Sarah N. (Corte Madera, CA)
Julie Kibler called me home!
Everytime I had to care for my family and set the book down, I was sad. I kept returning to the book as quickly as I could. I really liked the character development as well as the characters themselves. I was intrigued by the mystery and feeling for their dilemmas.
Mary Q. (Greeley, CO)
Calling Me Home
This is a book with two distinct story lines. Its chapters flip back and forth between present time and 70 years ago, but there is no confusion or difficulty in following the time line. The entire book is engaging and very well written, and I was right there with the events occurring the whole book through. I thoroughly enjoyed it and would highly recommend it to any of my contemporaries, as well as those younger or older. I can't wait for Julie Kibler's NEXT book!
Vivian T. (Charleston, WV)
A stirring read
Very rarely does a book touch me so much that I wind up in tears at the end, but Calling Me Home was just such a book. Isabelle and Robert's story, although in the past, was presented as if actually happening. The young Isabelle was easy to love and it became easier to understand how she become the somewhat aloof elderly Isabelle of the present. Dorrie was presented as a strong character that was constantly questioning her actions and the consequences of said actions. Neither Isabelle nor Dorrie were raised with loving mothers, but the two clicked and became "family" to one another. Definitely what is expected between a young African-American woman and an elderly White woman. Their life experiences were very different but their personalities were similar in many ways. I enjoyed the way Ms. Kibler wove the past and the present together. The ending was a major surprise and resulted in a major use of tissues. I think that Wiley Cash summed this up rather nicely when stating that "If Calling Me Home were a young woman, her grandmother would be To Kill A Mockingbird, her sister would be The Help, and her cousin would be The Notebook." On the surface this is about love, society, race, and family...not just the family we are born into but those that become family to us by choice.
Shirin M. (Beverly Hills, CA)
A road trip meanders through memories of the 1930s and 1940s interspersed with contemporary day-to-day issues. Told in two voices, the reader listens as the unlikely friendship between Miss Isabelle, a nonagenarian, and thirty-something Dorrie, reveals their life stories. Amidst the heartbreak and loss there is love and hope in a story that comes full cycle. The conversational tone and travel details make it a fast read. A debut novel not to be missed, especially by those who enjoy historical fiction.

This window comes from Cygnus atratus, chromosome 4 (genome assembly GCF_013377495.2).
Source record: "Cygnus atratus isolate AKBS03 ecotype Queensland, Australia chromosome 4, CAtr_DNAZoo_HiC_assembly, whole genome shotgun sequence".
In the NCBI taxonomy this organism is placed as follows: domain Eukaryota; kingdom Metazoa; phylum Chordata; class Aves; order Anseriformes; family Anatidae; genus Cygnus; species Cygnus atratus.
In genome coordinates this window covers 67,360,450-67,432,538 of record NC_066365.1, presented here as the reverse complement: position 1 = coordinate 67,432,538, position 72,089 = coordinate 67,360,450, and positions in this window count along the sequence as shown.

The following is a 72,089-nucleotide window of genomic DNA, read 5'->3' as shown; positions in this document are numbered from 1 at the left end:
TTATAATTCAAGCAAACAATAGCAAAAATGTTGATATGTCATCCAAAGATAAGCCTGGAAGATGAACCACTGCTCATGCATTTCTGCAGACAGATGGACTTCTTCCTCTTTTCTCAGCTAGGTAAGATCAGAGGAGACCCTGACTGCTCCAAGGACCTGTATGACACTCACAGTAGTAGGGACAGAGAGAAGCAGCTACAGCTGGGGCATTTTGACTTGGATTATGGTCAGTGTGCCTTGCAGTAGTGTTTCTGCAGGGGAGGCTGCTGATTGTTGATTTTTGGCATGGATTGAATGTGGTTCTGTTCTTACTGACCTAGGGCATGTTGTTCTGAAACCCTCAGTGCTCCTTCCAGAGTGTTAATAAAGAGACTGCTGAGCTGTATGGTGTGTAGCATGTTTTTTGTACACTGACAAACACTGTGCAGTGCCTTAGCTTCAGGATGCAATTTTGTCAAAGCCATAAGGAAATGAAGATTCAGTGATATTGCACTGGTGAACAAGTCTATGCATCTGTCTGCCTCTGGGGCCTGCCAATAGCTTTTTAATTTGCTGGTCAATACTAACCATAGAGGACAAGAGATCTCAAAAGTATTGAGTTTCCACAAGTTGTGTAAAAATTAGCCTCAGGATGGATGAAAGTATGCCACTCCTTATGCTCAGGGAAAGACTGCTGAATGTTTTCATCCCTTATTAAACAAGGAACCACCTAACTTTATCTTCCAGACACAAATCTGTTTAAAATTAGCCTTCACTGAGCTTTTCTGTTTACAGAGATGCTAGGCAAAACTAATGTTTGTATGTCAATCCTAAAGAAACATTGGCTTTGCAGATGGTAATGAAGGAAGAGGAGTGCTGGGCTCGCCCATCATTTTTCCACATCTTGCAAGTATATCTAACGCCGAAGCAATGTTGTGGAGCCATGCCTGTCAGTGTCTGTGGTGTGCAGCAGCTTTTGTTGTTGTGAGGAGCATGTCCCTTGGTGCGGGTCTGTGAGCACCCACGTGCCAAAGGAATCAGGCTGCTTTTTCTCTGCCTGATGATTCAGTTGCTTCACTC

Susan J. (Twain Harte, CA)
One of my favorite books of the year
I really loved this book and I didn't want to put it down. I fell in love with the characters who were so well-drawn that I felt I knew them. I laughed and cried and felt such sadness and regret for Isabelle. I can't wait to suggest this book to my book group because there are so many issues in the book to discuss. One can't overlook the strong message from the author that the civil rights struggle is not over.
Lee M. (Creve Coeur, MO)
Oh, my what a ride!!
Dorrie, a hairdresser in Arlington, Texas, is asked by 'Miss Isabelle," a very good customer, to drive her to Cincinnati, OH. She does not explain why, only that it is important and she will not fly, so it would be a long two-day trip, 986 miles. Dorrie must close her beauty shop and have someone stay with her family, but she respects, admires and considers Miss Isabelle a good friend, so she agrees. Driving Miss Isabelle turns out to be more than Dorrie signed up for, but it turns out to be a sweet extraordinary ride for the reader. Why this trip is so important to Miss Isabelle is only one of the sweet confidences revealed on this magical trip.
Alyce T. (San Antonio, TX)
Calling Me Home
This was a very enjoyable book to read by first time author,Julie Kibler. It's not a page turner but it keeps your interest so that you do want to keep reading. The story is mainly about 2 women- very opposite at first glance. Dorrie is a young black woman and Isabelle is an elderly white woman. They embark on a journey which turns out to be not only from A to B but a journey of their lives. They confide in each other along the way and tell each of their past. It's a hard book to talk about without revealing the plot. It is a very believable character study of two women of different backgrounds who find they are very much alike besides being good friends. You'll enjoy the book and want to read more by Julie Kibler.